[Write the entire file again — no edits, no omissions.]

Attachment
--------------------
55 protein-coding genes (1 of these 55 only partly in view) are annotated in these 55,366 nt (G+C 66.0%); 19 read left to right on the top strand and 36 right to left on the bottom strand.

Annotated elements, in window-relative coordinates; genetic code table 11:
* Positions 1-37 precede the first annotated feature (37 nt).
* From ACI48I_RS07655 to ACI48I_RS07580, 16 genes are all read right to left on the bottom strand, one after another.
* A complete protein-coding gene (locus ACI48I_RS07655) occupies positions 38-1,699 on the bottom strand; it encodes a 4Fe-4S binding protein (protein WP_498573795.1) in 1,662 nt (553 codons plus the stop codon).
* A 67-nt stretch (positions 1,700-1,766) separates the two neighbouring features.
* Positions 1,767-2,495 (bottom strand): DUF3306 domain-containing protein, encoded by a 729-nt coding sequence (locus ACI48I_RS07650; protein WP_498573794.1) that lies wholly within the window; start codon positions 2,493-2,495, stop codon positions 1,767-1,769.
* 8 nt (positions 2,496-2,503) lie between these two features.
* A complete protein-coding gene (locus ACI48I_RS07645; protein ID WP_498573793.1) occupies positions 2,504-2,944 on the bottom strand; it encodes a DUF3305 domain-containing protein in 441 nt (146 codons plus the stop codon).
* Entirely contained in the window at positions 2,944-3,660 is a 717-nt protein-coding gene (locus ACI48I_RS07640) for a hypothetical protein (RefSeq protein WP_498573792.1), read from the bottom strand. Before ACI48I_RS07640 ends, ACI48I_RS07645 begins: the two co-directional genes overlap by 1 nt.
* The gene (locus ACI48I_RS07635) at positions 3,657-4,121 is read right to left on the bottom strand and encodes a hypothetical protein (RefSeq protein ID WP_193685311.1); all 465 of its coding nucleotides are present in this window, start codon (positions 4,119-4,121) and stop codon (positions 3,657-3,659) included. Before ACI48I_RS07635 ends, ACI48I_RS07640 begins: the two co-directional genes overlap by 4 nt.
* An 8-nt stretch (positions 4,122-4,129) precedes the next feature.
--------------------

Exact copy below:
55 protein-coding genes (1 of these 55 only partly in view) are annotated in these 55,366 nt (G+C 66.0%); 19 read left to right on the top strand and 36 right to left on the bottom strand.

Annotated elements, in window-relative coordinates; genetic code table 11:
* Positions 1-37 precede the first annotated feature (37 nt).
* From ACI48I_RS07655 to ACI48I_RS07580, 16 genes are all read right to left on the bottom strand, one after another.
* A complete protein-coding gene (locus ACI48I_RS07655) occupies positions 38-1,699 on the bottom strand; it encodes a 4Fe-4S binding protein (protein WP_498573795.1) in 1,662 nt (553 codons plus the stop codon).
* A 67-nt stretch (positions 1,700-1,766) separates the two neighbouring features.
* Positions 1,767-2,495 (bottom strand): DUF3306 domain-containing protein, encoded by a 729-nt coding sequence (locus ACI48I_RS07650; protein WP_498573794.1) that lies wholly within the window; start codon positions 2,493-2,495, stop codon positions 1,767-1,769.
* 8 nt (positions 2,496-2,503) lie between these two features.
* A complete protein-coding gene (locus ACI48I_RS07645; protein ID WP_498573793.1) occupies positions 2,504-2,944 on the bottom strand; it encodes a DUF3305 domain-containing protein in 441 nt (146 codons plus the stop codon).
* Entirely contained in the window at positions 2,944-3,660 is a 717-nt protein-coding gene (locus ACI48I_RS07640) for a hypothetical protein (RefSeq protein WP_498573792.1), read from the bottom strand. Before ACI48I_RS07640 ends, ACI48I_RS07645 begins: the two co-directional genes overlap by 1 nt.
* The gene (locus ACI48I_RS07635) at positions 3,657-4,121 is read right to left on the bottom strand and encodes a hypothetical protein (RefSeq protein ID WP_193685311.1); all 465 of its coding nucleotides are present in this window, start codon (positions 4,119-4,121) and stop codon (positions 3,657-3,659) included. Before ACI48I_RS07635 ends, ACI48I_RS07640 begins: the two co-directional genes overlap by 4 nt.
* An 8-nt stretch (positions 4,122-4,129) precedes the next feature.